Let's go back in time when things were simpler, the world wasn't reeling from staggering numbers of deaths and misery from a pandemic, there weren't riots in the streets because of racial injustice and we were experiencing relative prosperity in the post-war period of the 80s and 90s. I know, all was not perfect, but from this perspective it makes those years look like a kind of heaven on earth.
To bring us down into our world of photography and making art, during those years I was a professor running a Photo Program at a top tier university, photographing constantly, traveling, teaching workshops, running a summer program in Italy, showing my work, and bringing up my daughter. What else? There was a divorce in there, a couple of different apartments, a purchased townhouse, a bunch of cool cars, a few surgeries, a girlfriend or two, and a promotion to associate professor with tenure.
By 1984 I had sold some gear to buy an 8X10 camera, specifically an 8x10 Toyo Field, a great beast of a metal camera. Why 8x10? Go here. Eventually, I ended up with three lenses, 24 Lisco film holders, two Zone VI 8x10 film holder bags, a Pentax spot meter, a 240mm enlarging lens, and a converted 4 x5 Beseler enlarger. I spent a great deal of my time processing film in trays in total darkness.
In my pursuit of the highest quality processed film, I tried several different approaches over the 25 years I worked in the format. Earlier on I used Ansel Adams' "The Negative" as a guide with mostly Kodak's D76 as a developer.
Later on Arnold Gassan's wonderful 4th edition "Handbook for Contemporary Photography" became a reference. I never worked with Arnold as his base was the midwestern and I was from the east, but he had a large following. His elegant solution to the problem of achieving smooth results was to vary the dilution of Kodak's HC-110 developer for contrast control instead of the time. At times I used a chemical called Penakyrptol Purple to desensitize my negatives so that I could develop my negatives by "inspection" with a dark green safelight. Out there, I know. All in pursuit of the best quality. The great thing about using that was that I could teach developing to advanced students visually.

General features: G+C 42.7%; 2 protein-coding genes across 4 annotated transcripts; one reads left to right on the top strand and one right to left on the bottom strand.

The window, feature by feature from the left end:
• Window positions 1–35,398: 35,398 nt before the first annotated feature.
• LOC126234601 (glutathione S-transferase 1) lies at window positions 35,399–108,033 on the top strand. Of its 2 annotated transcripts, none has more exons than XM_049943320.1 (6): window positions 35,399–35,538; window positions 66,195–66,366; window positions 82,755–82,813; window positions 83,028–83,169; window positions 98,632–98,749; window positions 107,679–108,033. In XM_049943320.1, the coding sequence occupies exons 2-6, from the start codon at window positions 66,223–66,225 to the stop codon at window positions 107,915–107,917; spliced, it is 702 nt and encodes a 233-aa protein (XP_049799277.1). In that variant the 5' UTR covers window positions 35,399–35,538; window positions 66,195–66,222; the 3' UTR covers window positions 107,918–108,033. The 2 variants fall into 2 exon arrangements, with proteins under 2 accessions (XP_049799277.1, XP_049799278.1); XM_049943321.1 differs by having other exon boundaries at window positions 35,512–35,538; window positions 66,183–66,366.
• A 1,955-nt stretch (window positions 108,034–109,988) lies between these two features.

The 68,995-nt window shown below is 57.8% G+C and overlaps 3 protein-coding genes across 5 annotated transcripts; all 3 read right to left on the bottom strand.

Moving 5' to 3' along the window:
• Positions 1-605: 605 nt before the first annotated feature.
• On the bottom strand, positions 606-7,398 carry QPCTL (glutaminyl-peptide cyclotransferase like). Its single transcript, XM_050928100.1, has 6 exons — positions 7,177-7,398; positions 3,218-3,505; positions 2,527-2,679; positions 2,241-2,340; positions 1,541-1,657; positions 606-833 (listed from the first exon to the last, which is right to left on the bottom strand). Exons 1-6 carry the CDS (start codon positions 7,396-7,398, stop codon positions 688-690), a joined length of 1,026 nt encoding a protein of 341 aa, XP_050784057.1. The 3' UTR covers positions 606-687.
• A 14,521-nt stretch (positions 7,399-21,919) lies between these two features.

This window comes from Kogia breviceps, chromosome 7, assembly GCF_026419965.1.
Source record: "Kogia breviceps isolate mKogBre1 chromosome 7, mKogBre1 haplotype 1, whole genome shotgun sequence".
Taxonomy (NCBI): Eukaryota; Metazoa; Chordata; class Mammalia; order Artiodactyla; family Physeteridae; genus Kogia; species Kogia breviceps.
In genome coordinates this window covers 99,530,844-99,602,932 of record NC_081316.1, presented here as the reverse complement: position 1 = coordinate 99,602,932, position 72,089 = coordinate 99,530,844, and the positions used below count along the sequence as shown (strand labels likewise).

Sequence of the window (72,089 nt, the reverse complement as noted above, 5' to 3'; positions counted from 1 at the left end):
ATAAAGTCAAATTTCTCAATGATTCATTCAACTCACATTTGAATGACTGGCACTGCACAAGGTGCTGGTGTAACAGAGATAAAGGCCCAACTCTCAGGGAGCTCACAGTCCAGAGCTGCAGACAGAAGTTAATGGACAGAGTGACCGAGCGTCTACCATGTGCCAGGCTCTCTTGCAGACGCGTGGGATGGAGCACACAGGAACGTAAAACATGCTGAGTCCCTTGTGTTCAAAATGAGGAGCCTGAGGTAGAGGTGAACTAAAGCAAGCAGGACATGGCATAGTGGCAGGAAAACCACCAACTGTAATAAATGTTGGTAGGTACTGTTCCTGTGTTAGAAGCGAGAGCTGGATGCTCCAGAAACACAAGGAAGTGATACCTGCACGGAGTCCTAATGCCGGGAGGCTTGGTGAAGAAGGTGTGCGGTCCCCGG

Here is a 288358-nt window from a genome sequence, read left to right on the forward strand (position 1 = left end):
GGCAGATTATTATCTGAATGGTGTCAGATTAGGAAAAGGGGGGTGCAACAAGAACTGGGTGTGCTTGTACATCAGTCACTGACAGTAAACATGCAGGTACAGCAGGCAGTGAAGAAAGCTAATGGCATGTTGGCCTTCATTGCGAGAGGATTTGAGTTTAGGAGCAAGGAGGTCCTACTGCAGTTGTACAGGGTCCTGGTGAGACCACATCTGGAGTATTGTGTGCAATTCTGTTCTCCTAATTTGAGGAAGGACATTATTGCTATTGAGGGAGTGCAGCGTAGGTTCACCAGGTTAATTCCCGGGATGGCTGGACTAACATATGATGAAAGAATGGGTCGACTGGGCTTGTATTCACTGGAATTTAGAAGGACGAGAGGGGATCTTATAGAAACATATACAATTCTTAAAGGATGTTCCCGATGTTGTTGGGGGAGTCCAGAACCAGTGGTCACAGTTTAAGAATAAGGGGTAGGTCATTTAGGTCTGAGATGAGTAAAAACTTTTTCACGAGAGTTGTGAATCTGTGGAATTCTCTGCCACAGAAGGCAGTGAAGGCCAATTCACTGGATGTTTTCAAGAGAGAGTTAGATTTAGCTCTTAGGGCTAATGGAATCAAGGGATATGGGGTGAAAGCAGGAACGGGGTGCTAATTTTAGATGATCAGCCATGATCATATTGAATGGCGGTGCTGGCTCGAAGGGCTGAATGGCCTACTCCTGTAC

But later on the most amazing of developers I used was PMK Pyro. This was an updated version by Gordon Hutchings of the original formulation called ABC Pyro used by Edward Weston.
If you've ever developed black and white film you know that the basic sequence of chemicals used is developer, stop bath and fixer(hypo). Then the film is washed and hung up to dry.
Pyro is a "staining" developer in that the sequence of chemicals used is: developer, stop bath, fixer and then (you might want to sit down for this next step!) the negative is immersed back in the used developer to achieve its signature stain before final washing and drying.
What does this do? Imbues the negative with a sheen to the highlights, a subtle glowing look as well as added density to the shadows that made for a flatter (less contrasty) but fuller negative.
I found it easier to print through the highlights. The results could be remarkable. It is difficult for me to demonstrate the inherent quality of these negatives at 72 dpi on a website but you get the idea. Hutching's manual became my bible and guide, of course. In the last ten years or so of working in analog, I was using his formula to develop my 2 1/4 film as well, usually with an Agfa ASA 100 film.
I chose to write about this now as, due to recently moving, I have unearthed all kinds of stuff, including both the Gassan and Hutching's manuals. What a treat.
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